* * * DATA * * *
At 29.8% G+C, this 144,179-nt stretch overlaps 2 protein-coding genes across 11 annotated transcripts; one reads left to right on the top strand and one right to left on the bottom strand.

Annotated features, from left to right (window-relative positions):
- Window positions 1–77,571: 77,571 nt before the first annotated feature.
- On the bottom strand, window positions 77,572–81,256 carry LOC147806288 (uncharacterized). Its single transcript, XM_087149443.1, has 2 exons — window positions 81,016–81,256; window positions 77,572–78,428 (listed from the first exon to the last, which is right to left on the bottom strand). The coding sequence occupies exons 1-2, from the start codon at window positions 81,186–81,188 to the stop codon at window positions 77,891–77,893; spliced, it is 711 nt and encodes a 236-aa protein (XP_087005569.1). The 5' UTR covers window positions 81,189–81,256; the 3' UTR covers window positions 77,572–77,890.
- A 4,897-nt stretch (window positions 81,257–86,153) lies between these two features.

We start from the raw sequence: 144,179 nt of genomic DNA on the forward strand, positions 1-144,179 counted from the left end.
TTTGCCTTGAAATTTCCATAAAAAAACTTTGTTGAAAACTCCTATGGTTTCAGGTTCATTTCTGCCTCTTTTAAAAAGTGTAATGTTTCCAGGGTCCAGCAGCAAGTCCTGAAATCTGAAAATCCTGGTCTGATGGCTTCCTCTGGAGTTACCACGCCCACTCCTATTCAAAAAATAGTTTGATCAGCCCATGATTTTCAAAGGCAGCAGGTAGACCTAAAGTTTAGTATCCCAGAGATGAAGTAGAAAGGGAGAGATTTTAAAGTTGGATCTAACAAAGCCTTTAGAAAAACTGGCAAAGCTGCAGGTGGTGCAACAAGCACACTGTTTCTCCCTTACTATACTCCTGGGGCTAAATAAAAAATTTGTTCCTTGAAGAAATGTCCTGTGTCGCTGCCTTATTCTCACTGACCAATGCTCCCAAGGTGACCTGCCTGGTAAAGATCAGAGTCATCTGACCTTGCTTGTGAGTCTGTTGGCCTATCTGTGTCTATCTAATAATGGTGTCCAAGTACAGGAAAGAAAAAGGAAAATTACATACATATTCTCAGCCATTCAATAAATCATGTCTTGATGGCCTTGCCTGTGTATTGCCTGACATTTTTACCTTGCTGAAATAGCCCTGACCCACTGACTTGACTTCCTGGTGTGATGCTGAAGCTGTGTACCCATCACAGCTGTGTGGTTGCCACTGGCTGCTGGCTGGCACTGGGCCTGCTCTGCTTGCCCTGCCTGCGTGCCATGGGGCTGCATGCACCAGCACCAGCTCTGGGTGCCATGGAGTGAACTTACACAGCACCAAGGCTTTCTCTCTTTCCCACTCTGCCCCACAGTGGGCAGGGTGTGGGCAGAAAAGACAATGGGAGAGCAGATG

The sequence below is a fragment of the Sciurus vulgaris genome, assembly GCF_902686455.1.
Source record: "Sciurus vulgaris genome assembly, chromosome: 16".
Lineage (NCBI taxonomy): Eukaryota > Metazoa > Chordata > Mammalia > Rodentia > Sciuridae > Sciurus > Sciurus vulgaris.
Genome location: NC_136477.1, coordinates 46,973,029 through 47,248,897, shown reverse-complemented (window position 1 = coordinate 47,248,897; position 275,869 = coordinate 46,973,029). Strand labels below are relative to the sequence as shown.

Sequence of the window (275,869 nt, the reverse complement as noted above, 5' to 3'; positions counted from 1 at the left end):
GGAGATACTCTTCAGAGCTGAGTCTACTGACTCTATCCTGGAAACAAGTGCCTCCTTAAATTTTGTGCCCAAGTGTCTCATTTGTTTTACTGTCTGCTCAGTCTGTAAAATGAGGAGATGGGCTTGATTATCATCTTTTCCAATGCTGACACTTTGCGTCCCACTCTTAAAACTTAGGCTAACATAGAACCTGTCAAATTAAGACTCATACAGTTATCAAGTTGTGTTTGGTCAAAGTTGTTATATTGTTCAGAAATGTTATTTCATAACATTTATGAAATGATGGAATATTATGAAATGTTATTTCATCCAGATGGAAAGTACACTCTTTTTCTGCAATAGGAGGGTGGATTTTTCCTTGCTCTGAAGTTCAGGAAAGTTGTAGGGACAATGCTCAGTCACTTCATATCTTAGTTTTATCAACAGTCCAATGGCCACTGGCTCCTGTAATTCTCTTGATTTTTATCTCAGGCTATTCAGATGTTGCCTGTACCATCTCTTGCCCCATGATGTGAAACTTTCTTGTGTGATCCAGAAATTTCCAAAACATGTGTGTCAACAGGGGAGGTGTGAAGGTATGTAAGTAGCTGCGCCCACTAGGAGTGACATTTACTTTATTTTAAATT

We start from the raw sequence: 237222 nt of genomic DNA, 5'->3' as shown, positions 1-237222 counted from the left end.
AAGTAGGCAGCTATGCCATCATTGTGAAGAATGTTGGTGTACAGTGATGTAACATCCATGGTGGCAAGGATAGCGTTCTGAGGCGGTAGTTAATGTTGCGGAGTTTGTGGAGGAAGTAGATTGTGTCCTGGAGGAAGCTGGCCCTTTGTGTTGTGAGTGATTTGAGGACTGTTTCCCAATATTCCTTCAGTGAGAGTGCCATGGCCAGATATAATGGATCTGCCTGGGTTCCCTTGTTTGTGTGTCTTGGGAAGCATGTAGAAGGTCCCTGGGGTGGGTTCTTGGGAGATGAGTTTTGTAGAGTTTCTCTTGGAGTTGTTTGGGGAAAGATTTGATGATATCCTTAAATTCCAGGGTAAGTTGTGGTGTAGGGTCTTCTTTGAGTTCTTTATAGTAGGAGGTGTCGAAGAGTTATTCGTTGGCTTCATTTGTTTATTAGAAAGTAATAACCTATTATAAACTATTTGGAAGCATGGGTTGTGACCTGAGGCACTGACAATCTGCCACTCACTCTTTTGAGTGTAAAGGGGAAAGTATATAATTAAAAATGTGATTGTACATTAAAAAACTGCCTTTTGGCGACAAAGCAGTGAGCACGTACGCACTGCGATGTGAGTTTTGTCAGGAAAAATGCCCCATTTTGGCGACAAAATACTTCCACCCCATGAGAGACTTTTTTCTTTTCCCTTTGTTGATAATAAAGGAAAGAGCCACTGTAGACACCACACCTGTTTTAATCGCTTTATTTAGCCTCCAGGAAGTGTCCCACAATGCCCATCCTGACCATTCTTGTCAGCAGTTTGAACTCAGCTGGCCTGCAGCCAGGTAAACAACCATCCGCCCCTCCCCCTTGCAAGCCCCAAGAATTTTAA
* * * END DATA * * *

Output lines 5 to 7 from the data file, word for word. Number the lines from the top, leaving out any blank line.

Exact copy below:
- A 4,897-nt stretch (window positions 81,257–86,153) lies between these two features.

We start from the raw sequence: 144,179 nt of genomic DNA on the forward strand, positions 1-144,179 counted from the left end.
TTTGCCTTGAAATTTCCATAAAAAAACTTTGTTGAAAACTCCTATGGTTTCAGGTTCATTTCTGCCTCTTTTAAAAAGTGTAATGTTTCCAGGGTCCAGCAGCAAGTCCTGAAATCTGAAAATCCTGGTCTGATGGCTTCCTCTGGAGTTACCACGCCCACTCCTATTCAAAAAATAGTTTGATCAGCCCATGATTTTCAAAGGCAGCAGGTAGACCTAAAGTTTAGTATCCCAGAGATGAAGTAGAAAGGGAGAGATTTTAAAGTTGGATCTAACAAAGCCTTTAGAAAAACTGGCAAAGCTGCAGGTGGTGCAACAAGCACACTGTTTCTCCCTTACTATACTCCTGGGGCTAAATAAAAAATTTGTTCCTTGAAGAAATGTCCTGTGTCGCTGCCTTATTCTCACTGACCAATGCTCCCAAGGTGACCTGCCTGGTAAAGATCAGAGTCATCTGACCTTGCTTGTGAGTCTGTTGGCCTATCTGTGTCTATCTAATAATGGTGTCCAAGTACAGGAAAGAAAAAGGAAAATTACATACATATTCTCAGCCATTCAATAAATCATGTCTTGATGGCCTTGCCTGTGTATTGCCTGACATTTTTACCTTGCTGAAATAGCCCTGACCCACTGACTTGACTTCCTGGTGTGATGCTGAAGCTGTGTACCCATCACAGCTGTGTGGTTGCCACTGGCTGCTGGCTGGCACTGGGCCTGCTCTGCTTGCCCTGCCTGCGTGCCATGGGGCTGCATGCACCAGCACCAGCTCTGGGTGCCATGGAGTGAACTTACACAGCACCAAGGCTTTCTCTCTTTCCCACTCTGCCCCACAGTGGGCAGGGTGTGGGCAGAAAAGACAATGGGAGAGCAGATG